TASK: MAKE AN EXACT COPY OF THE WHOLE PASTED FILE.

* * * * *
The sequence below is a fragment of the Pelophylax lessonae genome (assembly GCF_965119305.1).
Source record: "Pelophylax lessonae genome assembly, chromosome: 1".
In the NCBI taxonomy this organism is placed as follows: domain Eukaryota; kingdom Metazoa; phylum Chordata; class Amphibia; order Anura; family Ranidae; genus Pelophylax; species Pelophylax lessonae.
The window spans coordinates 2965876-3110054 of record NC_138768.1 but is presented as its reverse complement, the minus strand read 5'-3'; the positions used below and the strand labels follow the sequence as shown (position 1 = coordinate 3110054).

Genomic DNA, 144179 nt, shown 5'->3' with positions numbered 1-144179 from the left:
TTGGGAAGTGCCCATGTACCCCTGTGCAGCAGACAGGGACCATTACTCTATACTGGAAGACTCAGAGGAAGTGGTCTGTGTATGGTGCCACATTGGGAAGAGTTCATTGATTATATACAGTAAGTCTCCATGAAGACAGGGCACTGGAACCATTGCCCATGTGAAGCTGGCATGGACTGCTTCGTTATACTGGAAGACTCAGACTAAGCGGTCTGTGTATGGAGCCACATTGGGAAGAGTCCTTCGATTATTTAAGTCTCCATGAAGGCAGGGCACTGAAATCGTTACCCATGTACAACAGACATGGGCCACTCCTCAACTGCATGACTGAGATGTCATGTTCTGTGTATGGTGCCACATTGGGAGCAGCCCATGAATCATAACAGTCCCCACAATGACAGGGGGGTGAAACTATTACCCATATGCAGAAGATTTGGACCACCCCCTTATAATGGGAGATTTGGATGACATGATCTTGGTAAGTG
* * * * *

The sequence below is a fragment of the Pelophylax lessonae genome (assembly GCF_965119305.1).
Source record: "Pelophylax lessonae genome assembly, chromosome: 1".
In the NCBI taxonomy this organism is placed as follows: domain Eukaryota; kingdom Metazoa; phylum Chordata; class Amphibia; order Anura; family Ranidae; genus Pelophylax; species Pelophylax lessonae.
The window spans coordinates 2965876-3110054 of record NC_138768.1 but is presented as its reverse complement, the minus strand read 5'-3'; the positions used below and the strand labels follow the sequence as shown (position 1 = coordinate 3110054).

Genomic DNA, 144179 nt, shown 5'->3' with positions numbered 1-144179 from the left:
TTGGGAAGTGCCCATGTACCCCTGTGCAGCAGACAGGGACCATTACTCTATACTGGAAGACTCAGAGGAAGTGGTCTGTGTATGGTGCCACATTGGGAAGAGTTCATTGATTATATACAGTAAGTCTCCATGAAGACAGGGCACTGGAACCATTGCCCATGTGAAGCTGGCATGGACTGCTTCGTTATACTGGAAGACTCAGACTAAGCGGTCTGTGTATGGAGCCACATTGGGAAGAGTCCTTCGATTATTTAAGTCTCCATGAAGGCAGGGCACTGAAATCGTTACCCATGTACAACAGACATGGGCCACTCCTCAACTGCATGACTGAGATGTCATGTTCTGTGTATGGTGCCACATTGGGAGCAGCCCATGAATCATAACAGTCCCCACAATGACAGGGGGGTGAAACTATTACCCATATGCAGAAGATTTGGACCACCCCCTTATAATGGGAGATTTGGATGACATGATCTTGGTAAGTG